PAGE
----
ACT: back to the future

Reports done. Portfolios done. Learning conferences tomorrow and Tuesday. This means that the school year is half over and I have a wee bit more time to rant, rave and rail against the dominant neoliberal hegemony.

According to the last few polls the Association of Consumers and Taxpayers, funded in part thanks to generous patrons who’ve not lived in the real world since the 1980s, are currently topping 0.4% in the latest 3 News/Reid Research poll. That doesn’t mean much in the MMP environment other than nobody wants to vote for them and anyone who does will be doing so under much duress and with a fair amount of bile tickling the back of their throats.

Imagine being a National Party vote having to vote for ACT or the good old “zero percenters” UnitedFuture in September. You would just feel horrible (possibly not as horrible as all those progressive voters from the Green & Labour side who will find themselves having to vote for National to counter the tactical voting from the other side).

As the election campaign kicks into gear we’re getting a number of policy announcements. As you would expect, I will focus on critiquing the education side of things.

If you watched the news yesterday you will have noticed some coverage of ACT’s education policy announcement. Jamie Whyte, the new leader of this desheveled group of over-rich 80s throwbacks, has announced a three-pronged attack which they will use when negotiating their next coalition deal with National (far be it from me to point out their current polling puts them at about a tenth of the margin of error so surely their main focus should actually be increasing their vote to the point where they rate more highly than the party that wants to legalise doobs, not talking coalition deals after they get into parliament).

Back to their three-pronged attack. More charter schools, give state schools the chance to become charter schools and they’ve also brought up the age-old subject of “vouchers.”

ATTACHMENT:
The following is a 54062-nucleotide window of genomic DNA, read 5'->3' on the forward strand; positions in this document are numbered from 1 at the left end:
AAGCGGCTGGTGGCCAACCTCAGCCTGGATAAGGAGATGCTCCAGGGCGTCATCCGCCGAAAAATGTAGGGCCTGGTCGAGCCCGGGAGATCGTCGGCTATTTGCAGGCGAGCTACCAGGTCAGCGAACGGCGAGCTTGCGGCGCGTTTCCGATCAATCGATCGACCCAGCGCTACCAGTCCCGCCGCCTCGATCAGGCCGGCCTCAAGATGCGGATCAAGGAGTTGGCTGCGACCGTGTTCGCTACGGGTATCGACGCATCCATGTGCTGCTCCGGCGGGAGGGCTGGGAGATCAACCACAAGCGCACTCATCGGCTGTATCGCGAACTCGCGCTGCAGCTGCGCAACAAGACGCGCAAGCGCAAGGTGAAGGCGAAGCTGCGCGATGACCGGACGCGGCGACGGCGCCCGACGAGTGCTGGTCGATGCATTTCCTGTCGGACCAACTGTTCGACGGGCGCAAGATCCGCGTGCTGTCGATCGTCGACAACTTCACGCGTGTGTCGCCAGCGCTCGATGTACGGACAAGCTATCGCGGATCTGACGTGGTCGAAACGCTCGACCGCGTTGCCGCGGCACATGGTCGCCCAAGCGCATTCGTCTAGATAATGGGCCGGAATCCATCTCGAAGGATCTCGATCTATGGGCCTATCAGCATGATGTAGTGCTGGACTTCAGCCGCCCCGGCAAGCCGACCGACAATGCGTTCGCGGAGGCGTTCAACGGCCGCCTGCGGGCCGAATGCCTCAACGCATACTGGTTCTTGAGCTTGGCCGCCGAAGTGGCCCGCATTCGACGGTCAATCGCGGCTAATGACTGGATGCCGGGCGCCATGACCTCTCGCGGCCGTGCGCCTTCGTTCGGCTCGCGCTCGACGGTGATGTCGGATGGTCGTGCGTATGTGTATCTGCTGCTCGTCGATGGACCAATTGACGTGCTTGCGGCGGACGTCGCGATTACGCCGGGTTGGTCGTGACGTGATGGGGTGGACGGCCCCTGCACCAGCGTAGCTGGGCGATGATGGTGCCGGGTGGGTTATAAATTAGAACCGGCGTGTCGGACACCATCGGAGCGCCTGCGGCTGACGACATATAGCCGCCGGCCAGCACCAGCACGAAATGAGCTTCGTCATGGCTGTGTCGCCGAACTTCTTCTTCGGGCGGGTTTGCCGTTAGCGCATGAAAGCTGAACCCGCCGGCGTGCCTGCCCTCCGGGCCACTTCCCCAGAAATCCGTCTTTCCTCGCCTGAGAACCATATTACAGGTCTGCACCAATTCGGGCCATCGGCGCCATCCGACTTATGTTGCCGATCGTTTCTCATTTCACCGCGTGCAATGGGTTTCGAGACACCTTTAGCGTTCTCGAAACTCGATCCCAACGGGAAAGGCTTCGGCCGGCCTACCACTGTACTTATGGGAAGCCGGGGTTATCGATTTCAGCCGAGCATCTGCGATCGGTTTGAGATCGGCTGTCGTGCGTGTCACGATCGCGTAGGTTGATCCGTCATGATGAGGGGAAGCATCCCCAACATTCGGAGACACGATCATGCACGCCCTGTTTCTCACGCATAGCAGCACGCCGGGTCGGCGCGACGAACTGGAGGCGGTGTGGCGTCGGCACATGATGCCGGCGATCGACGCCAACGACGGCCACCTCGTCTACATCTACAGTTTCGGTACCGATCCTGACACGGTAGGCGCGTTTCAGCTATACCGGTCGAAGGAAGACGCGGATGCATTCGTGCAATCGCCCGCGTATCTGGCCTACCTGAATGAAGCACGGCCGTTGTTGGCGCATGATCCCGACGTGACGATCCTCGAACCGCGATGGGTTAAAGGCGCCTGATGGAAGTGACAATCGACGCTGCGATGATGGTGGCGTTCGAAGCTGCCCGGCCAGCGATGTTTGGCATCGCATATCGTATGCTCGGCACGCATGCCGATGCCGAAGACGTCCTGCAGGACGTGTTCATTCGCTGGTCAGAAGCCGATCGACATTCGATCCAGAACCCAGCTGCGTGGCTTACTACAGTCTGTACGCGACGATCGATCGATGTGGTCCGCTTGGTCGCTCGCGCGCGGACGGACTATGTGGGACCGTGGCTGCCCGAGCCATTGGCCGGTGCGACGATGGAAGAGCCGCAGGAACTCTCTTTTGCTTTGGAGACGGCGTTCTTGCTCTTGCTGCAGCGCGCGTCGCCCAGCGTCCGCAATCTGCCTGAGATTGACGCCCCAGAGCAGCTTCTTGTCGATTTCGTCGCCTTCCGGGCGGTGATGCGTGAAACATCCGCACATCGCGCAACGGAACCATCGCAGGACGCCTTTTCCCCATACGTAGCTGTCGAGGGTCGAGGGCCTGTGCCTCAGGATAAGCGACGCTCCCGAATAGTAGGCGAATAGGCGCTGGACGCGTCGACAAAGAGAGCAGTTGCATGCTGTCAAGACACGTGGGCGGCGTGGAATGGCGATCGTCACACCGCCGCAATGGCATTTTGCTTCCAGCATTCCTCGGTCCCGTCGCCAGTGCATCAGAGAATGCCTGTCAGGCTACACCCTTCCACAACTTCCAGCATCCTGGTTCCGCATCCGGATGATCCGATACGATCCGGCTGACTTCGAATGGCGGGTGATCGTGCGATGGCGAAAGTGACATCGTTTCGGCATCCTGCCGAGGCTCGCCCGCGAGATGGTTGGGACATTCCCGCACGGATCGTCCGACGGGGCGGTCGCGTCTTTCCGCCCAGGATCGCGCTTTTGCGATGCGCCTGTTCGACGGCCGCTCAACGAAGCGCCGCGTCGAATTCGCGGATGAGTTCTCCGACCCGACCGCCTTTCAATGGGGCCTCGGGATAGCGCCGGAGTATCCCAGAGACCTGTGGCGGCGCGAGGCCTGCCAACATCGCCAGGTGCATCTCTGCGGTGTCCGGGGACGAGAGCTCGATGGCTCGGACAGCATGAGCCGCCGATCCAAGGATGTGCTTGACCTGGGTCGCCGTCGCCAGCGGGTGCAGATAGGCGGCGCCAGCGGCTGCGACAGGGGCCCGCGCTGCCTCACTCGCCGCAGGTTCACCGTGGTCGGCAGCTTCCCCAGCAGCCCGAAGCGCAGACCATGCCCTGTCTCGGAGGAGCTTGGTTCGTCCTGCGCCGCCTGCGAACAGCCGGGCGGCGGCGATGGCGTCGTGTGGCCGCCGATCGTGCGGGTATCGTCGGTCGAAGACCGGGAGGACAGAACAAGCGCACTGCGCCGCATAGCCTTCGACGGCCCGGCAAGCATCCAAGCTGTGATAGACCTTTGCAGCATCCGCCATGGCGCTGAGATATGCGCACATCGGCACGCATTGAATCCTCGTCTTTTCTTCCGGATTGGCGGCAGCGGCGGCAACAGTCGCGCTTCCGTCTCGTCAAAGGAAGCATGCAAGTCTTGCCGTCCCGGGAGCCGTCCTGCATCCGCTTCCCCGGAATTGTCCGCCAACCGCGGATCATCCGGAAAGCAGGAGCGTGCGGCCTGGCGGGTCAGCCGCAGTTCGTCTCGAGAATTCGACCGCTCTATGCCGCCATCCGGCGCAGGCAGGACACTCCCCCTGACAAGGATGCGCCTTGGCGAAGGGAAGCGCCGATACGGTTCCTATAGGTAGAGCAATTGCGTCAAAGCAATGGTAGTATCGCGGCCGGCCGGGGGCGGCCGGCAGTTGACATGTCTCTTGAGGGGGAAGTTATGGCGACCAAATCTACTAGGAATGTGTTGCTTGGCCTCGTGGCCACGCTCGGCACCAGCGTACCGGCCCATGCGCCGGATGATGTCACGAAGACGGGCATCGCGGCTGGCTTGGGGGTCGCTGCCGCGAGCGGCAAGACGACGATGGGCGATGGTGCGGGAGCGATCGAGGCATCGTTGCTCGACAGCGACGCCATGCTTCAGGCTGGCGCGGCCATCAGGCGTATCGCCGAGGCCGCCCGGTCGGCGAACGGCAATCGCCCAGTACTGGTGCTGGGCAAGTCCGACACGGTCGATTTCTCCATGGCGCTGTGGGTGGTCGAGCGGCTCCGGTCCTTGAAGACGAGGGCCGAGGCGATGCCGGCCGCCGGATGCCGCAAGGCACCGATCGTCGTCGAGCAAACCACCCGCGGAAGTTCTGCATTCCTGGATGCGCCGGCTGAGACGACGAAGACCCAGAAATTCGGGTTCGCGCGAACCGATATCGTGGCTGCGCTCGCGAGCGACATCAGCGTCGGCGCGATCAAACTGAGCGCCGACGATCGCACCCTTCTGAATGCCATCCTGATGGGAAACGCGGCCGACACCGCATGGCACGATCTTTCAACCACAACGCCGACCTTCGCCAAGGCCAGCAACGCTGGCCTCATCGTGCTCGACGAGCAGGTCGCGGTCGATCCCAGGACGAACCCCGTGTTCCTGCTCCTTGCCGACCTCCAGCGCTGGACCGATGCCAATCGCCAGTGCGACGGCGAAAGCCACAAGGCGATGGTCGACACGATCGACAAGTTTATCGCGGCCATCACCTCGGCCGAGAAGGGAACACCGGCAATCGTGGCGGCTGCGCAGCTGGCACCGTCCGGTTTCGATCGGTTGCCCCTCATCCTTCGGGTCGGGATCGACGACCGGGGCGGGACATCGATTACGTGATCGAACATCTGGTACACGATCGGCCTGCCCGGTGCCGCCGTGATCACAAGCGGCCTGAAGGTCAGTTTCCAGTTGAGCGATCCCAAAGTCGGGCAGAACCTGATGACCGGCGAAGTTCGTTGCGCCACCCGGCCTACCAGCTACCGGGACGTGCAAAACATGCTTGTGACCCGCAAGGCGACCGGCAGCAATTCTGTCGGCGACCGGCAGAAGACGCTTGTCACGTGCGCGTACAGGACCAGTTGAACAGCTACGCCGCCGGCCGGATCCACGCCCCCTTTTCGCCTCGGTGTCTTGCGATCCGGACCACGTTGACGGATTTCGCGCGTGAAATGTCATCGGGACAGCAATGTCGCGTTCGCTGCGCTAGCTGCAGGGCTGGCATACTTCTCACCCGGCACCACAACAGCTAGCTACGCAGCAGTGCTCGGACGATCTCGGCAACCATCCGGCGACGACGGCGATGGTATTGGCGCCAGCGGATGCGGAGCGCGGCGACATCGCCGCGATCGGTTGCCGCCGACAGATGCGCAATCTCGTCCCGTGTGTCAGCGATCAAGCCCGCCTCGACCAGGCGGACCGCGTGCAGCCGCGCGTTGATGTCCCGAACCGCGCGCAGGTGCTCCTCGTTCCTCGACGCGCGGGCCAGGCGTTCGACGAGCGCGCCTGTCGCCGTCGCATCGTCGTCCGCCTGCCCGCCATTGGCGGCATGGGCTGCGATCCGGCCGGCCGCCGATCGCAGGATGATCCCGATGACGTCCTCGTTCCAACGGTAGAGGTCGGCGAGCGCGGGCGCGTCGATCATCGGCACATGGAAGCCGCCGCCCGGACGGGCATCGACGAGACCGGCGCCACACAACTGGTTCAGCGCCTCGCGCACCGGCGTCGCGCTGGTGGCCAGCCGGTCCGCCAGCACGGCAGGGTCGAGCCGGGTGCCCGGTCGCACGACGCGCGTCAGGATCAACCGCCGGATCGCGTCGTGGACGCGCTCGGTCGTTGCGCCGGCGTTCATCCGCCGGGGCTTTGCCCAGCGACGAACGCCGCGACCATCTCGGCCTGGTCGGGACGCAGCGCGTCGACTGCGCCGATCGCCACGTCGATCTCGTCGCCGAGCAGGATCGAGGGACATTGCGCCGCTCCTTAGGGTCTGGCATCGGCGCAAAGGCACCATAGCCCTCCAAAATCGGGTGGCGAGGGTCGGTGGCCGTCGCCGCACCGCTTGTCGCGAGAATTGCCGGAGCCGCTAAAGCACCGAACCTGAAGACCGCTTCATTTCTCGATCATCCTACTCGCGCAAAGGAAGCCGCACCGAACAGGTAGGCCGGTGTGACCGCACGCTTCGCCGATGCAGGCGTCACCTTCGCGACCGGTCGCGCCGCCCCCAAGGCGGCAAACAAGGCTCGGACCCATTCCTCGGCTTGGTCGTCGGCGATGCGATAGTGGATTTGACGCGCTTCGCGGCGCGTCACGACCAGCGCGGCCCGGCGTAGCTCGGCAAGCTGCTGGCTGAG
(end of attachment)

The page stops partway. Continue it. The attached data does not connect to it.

Someone pointed out yesterday on twitter that the ACT education policy seemed to be designed to increase house prices in Epsom. Indeed.

Here’s what Mr Whyte said:

I expect that a large portion would choose to be free and that we would see dramatic improvements in the performance of schools, especially those teaching children from poor families.

Giving schools the “freedom” to choose to be charter schools? Excuse me… schools already have a huge amount of freedom. At my school we have to comply with the Education Act, but I and my fellow teachers get to do pretty much what we want – free of any government intervention. We create the learning for our kids, with the support of our local community, backed up our… should I say it…. school charter. Yes. That’s right. Our school, our government school, has a charter. It’s our raison d’être.

Dear right-wing. All schools have a charter. We are all charter schools. We are all funded by the government.

But joking about joke parties aside, ACT’s education policy won’t work. He’s saying we would see dramatic improvements in the performance of schools. Where’s your proof? Where is your proof that privatising education is going to lead to dramatic improvements in school performance. Here?

It’s very easy for the rich, white-haired men like the tens of those I saw at the ACT meeting where the policy was announced, to move between areas. Rich people are able to go school hunting and house hunting. They have the freedom, thanks to their wealth, to do as they please. New iPhone, new house, new school, new trip to Club Med etc.

Unfortunately the “poor” that Whyte so colloquially refers to in the above quote don’t have the freedom that allows them to choose. They can’t just sell up and move to Epsom or Khandallah or wherever – if they even own their own home. No. Freedom of choice is much easier if you have freedom of cash.

It’s called social mobility. The ability to move upwards from your current lot to the lot of those higher up the class structure / food chain than you. Swimming against the “trickle down” theory the likes of Whyte have been spouting for years.

Social mobility is a lot harder, if not impossible, if you don’t have money or are not white (like Whyte – pun definitely intended).

I don’t begrudge those who “have.” What I have a problem with is those who “have” (like Whyte) who then decide that everyone in the country has the freedom I have. If you live in Mangere and work a couple of jobs to provide for your family you are not going to head out house hunting on the weekend because the school over the harbour is “better.”